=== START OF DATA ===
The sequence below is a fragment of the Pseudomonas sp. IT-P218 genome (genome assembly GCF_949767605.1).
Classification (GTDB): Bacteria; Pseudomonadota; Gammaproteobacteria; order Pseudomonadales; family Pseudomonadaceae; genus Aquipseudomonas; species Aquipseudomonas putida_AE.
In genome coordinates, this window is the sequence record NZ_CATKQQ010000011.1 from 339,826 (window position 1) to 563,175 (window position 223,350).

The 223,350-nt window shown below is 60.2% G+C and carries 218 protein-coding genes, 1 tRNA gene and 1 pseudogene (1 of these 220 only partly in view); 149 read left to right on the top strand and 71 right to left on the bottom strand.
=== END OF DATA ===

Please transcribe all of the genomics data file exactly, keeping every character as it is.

The sequence below is a fragment of the Pseudomonas sp. IT-P218 genome (genome assembly GCF_949767605.1).
Classification (GTDB): Bacteria; Pseudomonadota; Gammaproteobacteria; order Pseudomonadales; family Pseudomonadaceae; genus Aquipseudomonas; species Aquipseudomonas putida_AE.
In genome coordinates, this window is the sequence record NZ_CATKQQ010000011.1 from 339,826 (window position 1) to 563,175 (window position 223,350).

The 223,350-nt window shown below is 60.2% G+C and carries 218 protein-coding genes, 1 tRNA gene and 1 pseudogene (1 of these 220 only partly in view); 149 read left to right on the top strand and 71 right to left on the bottom strand.